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How to Dance with a Partner

The safest, easiest and most natural way to dance with a partner

The only way to communicate every step in every social dance unambiguously

Advanced Dancers

The more advanced you are as a dancer, the harder it is to find something that can dramatically improve your dancing. Everyone can improve, but usually the better you are, the smaller the improvements.

To get to a new level, you have to find something that alters your dancing in a significant way.

Partnership Dancing SM has the power to transform how you communicate with a partner and take your dancing to a new level.

I was at a west coast swing dance in Chicago. I asked one of the women behind the sign-in table to dance. She said later, when her shift ended. I did not know it then, but she was a professional. Afterwards, I found a video of her performing a routine that came in fifth at a national championship. I do not know if she needed time to see if I measured up, but later she came and got me.

She was an incredible dancer and we had a great dance.

Her friend must have thought so too, because her friend asked me to dance. Her friend was pretty, tiny and also a tremendous dancer.

The music was uninspiring, the sun got in my eyes, there was a pebble in my shoe, and I pulled a muscle in my back, so the dance I had with her did not go well.

I am kidding about the excuses, but she did not follow through with what I signaled her and got confused. I could see she got every signal. She started each movement, but then she stopped, waiting for me to do more.

She was so small, men had been man-handling her. She was used to men pushing and pulling her through her movements. I could not bring myself to do the same, and so our dance was less than what it could have been.

This type of problem is common among advanced dancers. Advanced followers understand there are different possibilities in each situation. They try to to leave themselves open to anything that might come.

However, each woman is used to her regular partners dancing with her in a particular way. Her body subconsciously responds to the way she is used to responding. If your way is different enough from what she is used to, confusion can be the result. This is pronounced when dancing with someone who uses a significantly different amount of force, also know as tension and pressure.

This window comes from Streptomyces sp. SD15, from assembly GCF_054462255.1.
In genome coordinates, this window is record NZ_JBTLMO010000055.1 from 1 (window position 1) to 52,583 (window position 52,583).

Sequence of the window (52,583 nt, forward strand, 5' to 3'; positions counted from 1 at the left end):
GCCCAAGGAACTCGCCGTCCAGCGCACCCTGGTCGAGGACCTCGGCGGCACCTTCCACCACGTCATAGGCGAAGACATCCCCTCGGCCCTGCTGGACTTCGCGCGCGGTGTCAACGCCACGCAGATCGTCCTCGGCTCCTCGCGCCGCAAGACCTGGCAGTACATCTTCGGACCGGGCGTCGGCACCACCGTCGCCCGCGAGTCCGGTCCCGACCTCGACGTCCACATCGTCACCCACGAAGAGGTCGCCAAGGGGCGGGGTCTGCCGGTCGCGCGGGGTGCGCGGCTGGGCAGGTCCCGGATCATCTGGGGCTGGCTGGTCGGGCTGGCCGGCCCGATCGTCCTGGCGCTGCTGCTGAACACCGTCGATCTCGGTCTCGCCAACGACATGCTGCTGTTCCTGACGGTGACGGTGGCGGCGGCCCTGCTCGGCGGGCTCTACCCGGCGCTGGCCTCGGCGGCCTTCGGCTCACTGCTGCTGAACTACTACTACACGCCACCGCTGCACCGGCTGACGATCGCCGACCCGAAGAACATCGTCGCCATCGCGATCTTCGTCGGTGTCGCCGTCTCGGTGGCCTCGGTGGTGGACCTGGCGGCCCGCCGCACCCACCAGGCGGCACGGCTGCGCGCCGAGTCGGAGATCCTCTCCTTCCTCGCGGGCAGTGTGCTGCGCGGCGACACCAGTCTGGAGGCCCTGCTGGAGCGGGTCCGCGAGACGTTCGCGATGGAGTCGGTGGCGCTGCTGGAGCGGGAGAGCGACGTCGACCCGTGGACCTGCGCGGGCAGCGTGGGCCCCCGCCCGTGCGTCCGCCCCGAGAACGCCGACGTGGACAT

I was at a west coast swing weekend workshop taught by numerous professional dancers. At the beginning of the day I had gone to a session with a famous guy who used a lot of tension. Later I went to a session with a championship, married couple who used no tension. You could see the husband barely touched his wife, leading her around gently with two fingers.

After the second session, I was watching a video of the prior year's Jack and Jill competition, where the professionals get randomly paired with one another. In this video, the famous guy from the first session was dancing with the wife from the later session.

Their dance was a mess. She could barely follow anything he was doing. I was not surprised. Since her husband does not use any tension, she is used to following with her balance. The famous guy used a lot of tension and had her off balance the entire time. The same thing has happened to me many times when I dance the followers part.

Tension and pressure slows you down, restricts your freedom of movement and limits your ability to improvise.

There are a number of women in my area that are excellent dancers and that I like dancing with that use tension and pressure.

I do not try anything with them that they do not already know, because their freedom of movement is so restricted they are not be able to follow something they do not expect.

Many advanced dancers are not great followers. As women become better dancers, while they improve many of their skills, they do not necessarily improve their following skills. This depends on the individual.

Often many intermediate dancers can follow new moves better than many advanced dancers. Intermediate dancers know they are going to get a lot of moves they have never seen before, so they are often open to anything that comes their way.

Many advanced dancers rely on their eyes and their extensive experience to follow, rather than basic principles. When they meet someone who gives them something outside their experience, often they do not know what to do.

I was dancing with a woman who is a great performer. Everyone watches her when she dances. She dances light, so pushing and pulling is not a problem with her.

I was dancing a Latin dance with her and gave her a signal for a cross body lead, where she simply walks straight across from one side of me to the other, only in this case I gave the move to her while I was doing something she had not seen before. She froze.

Another time, I was dancing east coast swing with her in a ballroom. I usually dance Lindy, not the ballroom version of east coast swing, which has a limited syllabus of moves. Where I dance Lindy, at the UF Swing Club, it is all about improvisation, and that ends up in my east coast swing. The UF swing dancers can follow all my craziness, even though they do not have anywhere near her physical skills, but she can not follow my improvisations. So, on this occasion, I decided to only do moves she was familiar with.

After the dance she said, "That was the best dance you have ever led." I was not leading. I was just giving her patterns she already knew. It was like a performance. We were not expressing ourselves to the music at all.

The problem is, each woman has developed her own internal set of rules of how to follow, usually matching how her regular partners dance.

This type of problem is common among advanced dancers. It is no one's fault, because aside from Partnership Dancing, there is no clearly defined method for communicating.

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